In Christianity, gospel means "good news". Received opinion holds that the word gospel derives from the Old English word for "good news", a translation of the Greek word ευαγγέλιον, euangelion (from this word comes the term "evangelist" see evangelism). However, the word corresponding to "good" in Old English had a long vowel, and would normally develop into a MnE *goospel, leading some scholars to hold that the Old English term was not a translation of the Greek "good news," but rather a fresh coinage, "message concerning God."
Gospel has generally been used in three ways:
- To denote the proclamation of God's saving activity in Jesus of Nazareth or to denote the message proclaimed by Jesus. This is the original New Testament usage (see Romans 1.1 or Mark 1.1).
- More popularly to refer to the four canonical Gospels (Matthew, Mark, Luke and John) and sometimes other non-canonical works (eg. Gospel of Thomas), that offer a narrative of the life, death and resurrection of Jesus.
- Some modern scholars have used the term to denote a hypothetical genre of Early Christian literature (cf. Peter Stuhlmacher, ed., Das Evangelium und die Evangelien, Tübingen 1983, also in English: The Gospel and the Gospels).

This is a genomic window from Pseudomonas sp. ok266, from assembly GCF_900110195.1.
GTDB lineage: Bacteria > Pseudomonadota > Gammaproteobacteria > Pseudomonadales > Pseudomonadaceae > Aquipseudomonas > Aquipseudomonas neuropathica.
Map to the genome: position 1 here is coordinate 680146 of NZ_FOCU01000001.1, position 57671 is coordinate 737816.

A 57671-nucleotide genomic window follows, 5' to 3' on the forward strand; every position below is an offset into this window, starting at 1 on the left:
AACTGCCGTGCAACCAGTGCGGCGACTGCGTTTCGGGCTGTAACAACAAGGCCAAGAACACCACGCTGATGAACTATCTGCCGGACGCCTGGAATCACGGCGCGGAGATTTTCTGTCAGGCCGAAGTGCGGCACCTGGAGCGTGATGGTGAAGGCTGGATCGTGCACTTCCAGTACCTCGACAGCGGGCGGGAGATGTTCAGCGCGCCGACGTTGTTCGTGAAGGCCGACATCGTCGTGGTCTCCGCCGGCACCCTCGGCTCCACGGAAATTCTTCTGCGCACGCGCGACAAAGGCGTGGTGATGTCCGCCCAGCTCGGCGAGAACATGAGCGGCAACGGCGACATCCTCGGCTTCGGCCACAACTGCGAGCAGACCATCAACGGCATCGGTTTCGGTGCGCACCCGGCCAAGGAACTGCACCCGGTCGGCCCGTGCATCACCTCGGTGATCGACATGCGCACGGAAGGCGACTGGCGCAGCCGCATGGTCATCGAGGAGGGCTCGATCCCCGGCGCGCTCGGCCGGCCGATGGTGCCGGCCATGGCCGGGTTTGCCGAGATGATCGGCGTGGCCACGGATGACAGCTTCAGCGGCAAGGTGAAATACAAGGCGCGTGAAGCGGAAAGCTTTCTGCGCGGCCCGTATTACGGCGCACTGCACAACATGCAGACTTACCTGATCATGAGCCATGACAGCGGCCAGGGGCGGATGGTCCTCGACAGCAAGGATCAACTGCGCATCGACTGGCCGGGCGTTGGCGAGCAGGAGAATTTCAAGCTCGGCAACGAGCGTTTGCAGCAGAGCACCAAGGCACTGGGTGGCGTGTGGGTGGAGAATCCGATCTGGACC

The expression "gospel" was used by Paul before the literary Gospels of the New Testament canon had been produced, when he reminded the men of the church at Corinth "of the gospel I preached to you" (1 Corinthians 15.1) through which, Paul averred, they were being saved, and he characterized it in the simplest terms, emphasizing Christ's appearances after the Resurrection (1 Corinthians 15.3–8):
"...that Christ died for our sins according to the scriptures; And that he
was buried; and that he rose again the third day according to the scriptures;
And that he was seen of Cephas; then of the Twelve: After that, he was seen of
above five hundred brethren at once: of whom the greater part remain unto this
present, but some have fallen asleep. After that he was seen of James, then of
all the apostles. Last of all, he was seen of me also, as one born out of due